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How To Choose An Oncologist

Step 3: Search For Doctors That Most Closely Fit Your Criteria

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Start by looking at the list of doctors who contract with your health plan. If you don't find what you need in the most recent lists you've been sent, check your insurer's web site to see if there have been additional doctors added. Unless you have the money to go outside of your insurer's list ("out of network"), you may have to compromise your criteria.

To find additional doctors, ask your other doctors, friends and particularly people who have the same health condition. When you talk with other people with the same condition, a few names are likely to rise to the top of the list. If so, those are the doctors to interview. There are also web sites that help you locate doctors. Even if you don't use the sites to locate doctors, they generally provide information about doctors, including disciplinary information.

If you live in a very small community or a larger one without a good choice of cancer specialists from whom to choose, or a hospital of high standards and good support services, consider seeking diagnosis and treatment from an oncologist in a large regional hospital or in a nearby city. While the distance can make treatment more difficult, your life is at stake.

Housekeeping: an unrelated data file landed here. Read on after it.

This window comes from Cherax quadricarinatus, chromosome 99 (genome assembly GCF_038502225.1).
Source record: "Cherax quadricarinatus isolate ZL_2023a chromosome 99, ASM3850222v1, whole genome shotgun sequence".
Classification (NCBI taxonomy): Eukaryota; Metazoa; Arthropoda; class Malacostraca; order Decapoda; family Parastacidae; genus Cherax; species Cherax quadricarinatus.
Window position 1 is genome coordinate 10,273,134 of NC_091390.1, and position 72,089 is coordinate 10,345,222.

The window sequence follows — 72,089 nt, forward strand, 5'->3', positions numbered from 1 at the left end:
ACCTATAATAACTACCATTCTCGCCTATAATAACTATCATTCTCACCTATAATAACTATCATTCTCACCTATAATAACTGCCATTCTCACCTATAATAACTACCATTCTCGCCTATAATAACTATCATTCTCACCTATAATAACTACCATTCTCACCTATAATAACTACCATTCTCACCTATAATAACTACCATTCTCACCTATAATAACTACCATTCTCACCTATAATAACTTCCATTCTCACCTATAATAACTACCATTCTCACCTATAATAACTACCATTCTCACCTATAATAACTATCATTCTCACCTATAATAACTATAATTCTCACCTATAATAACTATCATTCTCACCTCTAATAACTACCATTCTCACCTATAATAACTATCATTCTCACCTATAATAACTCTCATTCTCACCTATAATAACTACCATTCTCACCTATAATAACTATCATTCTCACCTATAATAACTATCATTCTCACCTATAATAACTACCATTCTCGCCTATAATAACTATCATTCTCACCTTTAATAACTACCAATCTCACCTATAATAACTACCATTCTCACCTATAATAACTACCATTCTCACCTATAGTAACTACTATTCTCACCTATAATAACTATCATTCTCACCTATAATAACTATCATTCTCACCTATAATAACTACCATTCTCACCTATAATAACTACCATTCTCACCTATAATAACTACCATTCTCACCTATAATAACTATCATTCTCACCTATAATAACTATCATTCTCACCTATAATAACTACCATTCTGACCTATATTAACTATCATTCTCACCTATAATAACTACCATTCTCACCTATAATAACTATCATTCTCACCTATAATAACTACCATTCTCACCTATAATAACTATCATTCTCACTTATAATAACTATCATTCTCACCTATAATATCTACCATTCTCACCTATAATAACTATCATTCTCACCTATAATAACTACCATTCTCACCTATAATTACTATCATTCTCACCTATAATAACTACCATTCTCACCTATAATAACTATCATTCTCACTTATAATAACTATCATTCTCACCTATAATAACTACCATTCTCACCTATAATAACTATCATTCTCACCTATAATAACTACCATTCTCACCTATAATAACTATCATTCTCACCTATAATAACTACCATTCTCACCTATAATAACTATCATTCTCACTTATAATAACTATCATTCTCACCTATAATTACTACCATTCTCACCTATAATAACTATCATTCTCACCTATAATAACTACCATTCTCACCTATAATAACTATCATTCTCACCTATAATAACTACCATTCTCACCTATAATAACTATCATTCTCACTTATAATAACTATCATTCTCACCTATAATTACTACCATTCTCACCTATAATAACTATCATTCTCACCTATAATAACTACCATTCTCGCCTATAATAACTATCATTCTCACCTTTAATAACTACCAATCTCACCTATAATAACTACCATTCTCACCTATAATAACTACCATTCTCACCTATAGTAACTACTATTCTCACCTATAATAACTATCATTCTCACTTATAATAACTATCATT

• If you see more than one oncologist, such as a medical oncologist who is your primary oncologist, and a radiation oncologist for radiation treatments, they do not have to be part of the same practice or even associated with each other. While most doctors prefer to work with other doctors with whom they are closely associated, the key is to find the best doctor for you in each speciality - including your comfort factor. For example, Mary W. decided not to be treated by a radiologist partner of her medical oncologist because she did not think he took her personal needs sufficiently into account. Instead, she located a radiologist who let her play her own music and agreed to keep people from the control room where they could see her on a monitor. 
  • If you decide to go to a doctor who is not in your insurer's network, consider negotiating a discount. Studies show that 60% of patients who negotiate get charged less. You can learn reasonable prices for medical services at your insurer's web site or by calling the company. Steeper discounts are usually given for paying cash.

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